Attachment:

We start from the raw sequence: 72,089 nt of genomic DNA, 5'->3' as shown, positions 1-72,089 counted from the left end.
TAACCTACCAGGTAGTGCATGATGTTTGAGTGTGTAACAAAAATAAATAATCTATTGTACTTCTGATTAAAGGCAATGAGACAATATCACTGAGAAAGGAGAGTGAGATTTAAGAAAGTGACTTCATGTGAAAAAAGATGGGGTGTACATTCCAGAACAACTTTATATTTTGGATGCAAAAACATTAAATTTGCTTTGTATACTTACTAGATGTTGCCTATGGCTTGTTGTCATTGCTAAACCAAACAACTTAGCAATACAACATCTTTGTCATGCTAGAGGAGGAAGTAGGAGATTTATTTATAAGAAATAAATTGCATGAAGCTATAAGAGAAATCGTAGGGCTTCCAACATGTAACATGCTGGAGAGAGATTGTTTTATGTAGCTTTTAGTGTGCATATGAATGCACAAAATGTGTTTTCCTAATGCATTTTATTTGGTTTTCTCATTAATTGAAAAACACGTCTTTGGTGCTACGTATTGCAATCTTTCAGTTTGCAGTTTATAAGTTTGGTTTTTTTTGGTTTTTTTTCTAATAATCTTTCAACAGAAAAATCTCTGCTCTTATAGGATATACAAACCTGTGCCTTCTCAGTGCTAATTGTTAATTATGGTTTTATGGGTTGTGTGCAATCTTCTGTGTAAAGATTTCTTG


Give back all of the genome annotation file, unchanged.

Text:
We start from the raw sequence: 72,089 nt of genomic DNA, 5'->3' as shown, positions 1-72,089 counted from the left end.
TAACCTACCAGGTAGTGCATGATGTTTGAGTGTGTAACAAAAATAAATAATCTATTGTACTTCTGATTAAAGGCAATGAGACAATATCACTGAGAAAGGAGAGTGAGATTTAAGAAAGTGACTTCATGTGAAAAAAGATGGGGTGTACATTCCAGAACAACTTTATATTTTGGATGCAAAAACATTAAATTTGCTTTGTATACTTACTAGATGTTGCCTATGGCTTGTTGTCATTGCTAAACCAAACAACTTAGCAATACAACATCTTTGTCATGCTAGAGGAGGAAGTAGGAGATTTATTTATAAGAAATAAATTGCATGAAGCTATAAGAGAAATCGTAGGGCTTCCAACATGTAACATGCTGGAGAGAGATTGTTTTATGTAGCTTTTAGTGTGCATATGAATGCACAAAATGTGTTTTCCTAATGCATTTTATTTGGTTTTCTCATTAATTGAAAAACACGTCTTTGGTGCTACGTATTGCAATCTTTCAGTTTGCAGTTTATAAGTTTGGTTTTTTTTGGTTTTTTTTCTAATAATCTTTCAACAGAAAAATCTCTGCTCTTATAGGATATACAAACCTGTGCCTTCTCAGTGCTAATTGTTAATTATGGTTTTATGGGTTGTGTGCAATCTTCTGTGTAAAGATTTCTTG